Yes, the Navajo Homeowner Assistance Fund, is made possible due to section 3206 of the American Rescue Plan Act of 2021 (the ARP). According to the ARP, the Navajo Homeowner Assistance Fund is one of many similar state programs that shall mitigate financial hardships associated with the coronavirus pandemic to homeowners experiencing financial hardship after January 21, 2020 for qualified homeowner expenses.
Therefore, as part of applying for the Navajo Homeowner Assistance Fund, homeowners must attest that they experienced financial hardship after January 21, 2020. The attestation must describe the nature of the financial hardship  (some examples include job loss, reduction in income, increased household costs due to healthcare expenses or the need to care for a family member). A hardship also includes overcrowding in the home or a situation that may prevent the home from being habitable. A room addition might be justified if there’s overcrowding contributing to the potential transmission of the coronavirus. Other home repairs (not cosmetic) are justified if the home requires any major repairs to keep the home habitable and safe through this continuing coronavirus pandemic.

Financial hardship means a material reduction in income or material increase in living expenses associated with the coronavirus pandemic that has created or increased a risk of mortgage delinquency, mortgage default, foreclosure, loss of utilities or home energy services, or displacement for a homeowner.

Yes, per the federal regulations governing these funds, the Navajo Homeowner Assistance Fund is an income restricted program. However, where most federally funded programs are restricted to low- and very-low income households, the Navajo Homeowner Assistance Fund allows medium-income and higher-income Navajo homeowners to receive financial relief.

As an example, a family of four in Maricopa County in Arizona earning as much as $132,450 a year may still be eligible for the tax-free, non-repayable funds to pay their mortgage or repair their homes. The income eligibility calculation will vary depending on the county in which you reside and other factors specific to your household. Speak with one of NCC’s licensed professionals to learn what limits may apply to your household.

This LINK shall be referenced in calculating eligibility.

Each of the five programs that are part of the Navajo Homeowner Assistance Fund differ in their requirements. Contact Native Community Capital to learn about the program that is best for you. Some of the documentation that may be required include the following:

  1. Loan Application (no credit or debt ratio limits to qualify)
  2. Copy of Photo Identification and Proof of Tribal Membership
  3. Income Documents
  4. Contractor’s Quotes Required for Home Repair Projects
  5. Copy of Mortgage Documents
  6. Additional Documents as required by underwriter

Yes, the program is available on a first come, first served basis and with certain application prioritization exceptions. Program applications expire after 90 days if the applications submitted remains incomplete. Applicants may re-apply during any of The Navajo Homeowner Assistance Fund program funding dates:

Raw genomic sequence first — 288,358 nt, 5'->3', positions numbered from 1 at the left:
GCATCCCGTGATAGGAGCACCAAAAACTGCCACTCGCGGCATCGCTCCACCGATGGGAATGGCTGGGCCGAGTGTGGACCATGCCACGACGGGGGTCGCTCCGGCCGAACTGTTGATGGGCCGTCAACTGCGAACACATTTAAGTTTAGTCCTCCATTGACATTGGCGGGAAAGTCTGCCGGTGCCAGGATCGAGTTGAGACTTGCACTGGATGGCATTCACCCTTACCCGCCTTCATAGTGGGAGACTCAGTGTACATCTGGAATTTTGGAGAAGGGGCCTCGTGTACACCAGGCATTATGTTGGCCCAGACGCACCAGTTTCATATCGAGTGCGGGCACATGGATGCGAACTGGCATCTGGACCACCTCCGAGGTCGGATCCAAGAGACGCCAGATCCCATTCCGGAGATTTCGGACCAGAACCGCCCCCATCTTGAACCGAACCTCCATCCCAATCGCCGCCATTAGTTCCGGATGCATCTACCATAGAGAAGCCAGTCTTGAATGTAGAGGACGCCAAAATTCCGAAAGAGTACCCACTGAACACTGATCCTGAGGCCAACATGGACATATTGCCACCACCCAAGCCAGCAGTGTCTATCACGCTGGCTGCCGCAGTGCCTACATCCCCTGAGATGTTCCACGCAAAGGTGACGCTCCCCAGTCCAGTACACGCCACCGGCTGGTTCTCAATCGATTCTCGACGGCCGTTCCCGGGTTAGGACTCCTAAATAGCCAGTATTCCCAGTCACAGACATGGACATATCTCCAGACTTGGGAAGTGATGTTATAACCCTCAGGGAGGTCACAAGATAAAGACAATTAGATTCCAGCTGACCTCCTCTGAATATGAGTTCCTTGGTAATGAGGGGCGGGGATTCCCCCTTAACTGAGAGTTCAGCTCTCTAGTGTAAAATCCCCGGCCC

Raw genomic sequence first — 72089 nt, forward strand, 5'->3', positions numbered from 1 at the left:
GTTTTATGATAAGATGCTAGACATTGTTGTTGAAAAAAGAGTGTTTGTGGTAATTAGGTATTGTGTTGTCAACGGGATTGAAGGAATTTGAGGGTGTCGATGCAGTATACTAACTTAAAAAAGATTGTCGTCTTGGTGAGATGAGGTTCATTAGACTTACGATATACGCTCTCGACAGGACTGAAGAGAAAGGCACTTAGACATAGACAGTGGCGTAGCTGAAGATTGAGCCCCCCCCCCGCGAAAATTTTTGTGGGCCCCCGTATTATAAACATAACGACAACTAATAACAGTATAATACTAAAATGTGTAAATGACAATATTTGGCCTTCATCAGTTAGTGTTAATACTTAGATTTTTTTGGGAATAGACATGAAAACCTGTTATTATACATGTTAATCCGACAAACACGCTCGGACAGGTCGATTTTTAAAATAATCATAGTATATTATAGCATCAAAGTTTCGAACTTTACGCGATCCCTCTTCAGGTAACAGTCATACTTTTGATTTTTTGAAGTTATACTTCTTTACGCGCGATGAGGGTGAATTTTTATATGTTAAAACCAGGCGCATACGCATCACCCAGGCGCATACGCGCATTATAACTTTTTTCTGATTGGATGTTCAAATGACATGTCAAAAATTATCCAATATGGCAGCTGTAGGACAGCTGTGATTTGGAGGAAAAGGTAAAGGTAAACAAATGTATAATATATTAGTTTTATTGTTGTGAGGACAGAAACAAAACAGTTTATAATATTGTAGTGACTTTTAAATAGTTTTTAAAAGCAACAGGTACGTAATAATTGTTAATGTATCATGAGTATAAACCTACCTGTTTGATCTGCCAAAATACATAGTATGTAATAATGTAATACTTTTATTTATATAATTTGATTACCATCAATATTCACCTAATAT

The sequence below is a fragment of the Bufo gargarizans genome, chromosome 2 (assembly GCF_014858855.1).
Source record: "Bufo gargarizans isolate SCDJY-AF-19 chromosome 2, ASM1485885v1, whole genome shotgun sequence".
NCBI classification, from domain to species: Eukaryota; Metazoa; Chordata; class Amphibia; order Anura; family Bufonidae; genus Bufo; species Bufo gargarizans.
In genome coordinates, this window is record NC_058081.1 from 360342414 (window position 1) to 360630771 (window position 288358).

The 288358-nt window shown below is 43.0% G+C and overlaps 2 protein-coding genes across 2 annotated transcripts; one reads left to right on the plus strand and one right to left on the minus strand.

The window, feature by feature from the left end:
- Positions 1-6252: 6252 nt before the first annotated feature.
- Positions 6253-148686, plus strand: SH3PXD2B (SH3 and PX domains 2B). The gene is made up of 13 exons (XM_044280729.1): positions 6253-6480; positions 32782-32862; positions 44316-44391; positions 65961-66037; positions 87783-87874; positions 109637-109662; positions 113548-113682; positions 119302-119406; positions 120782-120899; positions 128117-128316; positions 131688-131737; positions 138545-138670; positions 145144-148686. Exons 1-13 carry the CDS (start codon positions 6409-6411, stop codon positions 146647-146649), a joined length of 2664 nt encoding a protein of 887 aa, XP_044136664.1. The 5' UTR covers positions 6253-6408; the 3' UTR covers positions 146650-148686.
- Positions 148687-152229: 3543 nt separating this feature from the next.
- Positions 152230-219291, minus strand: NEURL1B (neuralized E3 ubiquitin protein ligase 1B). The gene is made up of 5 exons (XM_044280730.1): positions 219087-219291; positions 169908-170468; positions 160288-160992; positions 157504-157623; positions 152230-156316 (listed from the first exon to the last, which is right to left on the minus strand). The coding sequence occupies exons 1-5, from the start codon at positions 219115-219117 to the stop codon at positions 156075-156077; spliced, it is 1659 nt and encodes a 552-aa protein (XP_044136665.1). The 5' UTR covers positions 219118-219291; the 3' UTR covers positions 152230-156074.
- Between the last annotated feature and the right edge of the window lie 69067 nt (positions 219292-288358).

NHAF 1   October 1, 2023  –  March 31, 2024

NHAF 2   April 1, 2024 – September 30, 2024

NHAF 3  October 1, 2024  –  March 31, 2025

NHAF 4  April 1, 2025 – September 30, 2025

NHAF 5  October 1, 2025  –  March 31, 2026

NHAF 6  April 1, 2026 – September 30, 2026

No, the Navajo Homeowner Assistance Fund are grant funds that do not need to be repaid with one exception. If you receive funds for home repairs, one-third is forgiven each year for three years. If you sell the home that was repaired with Navajo Homeowner Assistance Funds sooner than three years, a pro-rated portion of the funds must be repaid. 

There are no fees or charges necessary to apply to the Navajo Homeowner Assistance Fund.

The Navajo Homeowner Assistance Fund is funded with federal stimulus funds that must be deployed consistent with the time limits established. Any Navajo Homeowner Assistance Funds not deployed by September 30, 2026 must be returned to the US Treasury. President Dr. Buu Nygren has committed to deploy all Navajo Homeowner Assistance Funds to eligible Navajo households prior to the deadline. Because many more enrolled members of the Navajo Nation own homes off the reservation as opposed to on the reservation and because most Navajo members living off reservation are not typically able to access services from the Navajo tribal government, a decision was made to prioritize Navajo households who are homeowners living off the Navajo Nation.

Native Community Capital is a tax-exempt, not-for-profit, Native Community Development Financial Institution (CDFI) certified by the U.S. Department of the Treasury. NCC is a licensed mortgage lender serving American Indian homebuyers. NCC serves as a lender and honest broker to unlock the capital needed to build tribal economies and has been selected by the Navajo Office of the President and Vice-President to manage the Navajo Homeowner Assistance Fund.

NMLS  1950947 Mortgage Banker 1012372

Applications will not be available until the Navajo Nation has released funds for the program to begin – we estimate the full application start date will be October 1, 2023.  Until then, you may provide contact information by submitting a request on the Navajo Homeowner Assistance Fund page for the state in which you reside. In 2023, only applicants in Arizona and New Mexico shall be served. In addition, by mid-2024 applicants in Colorado and Utah will be served.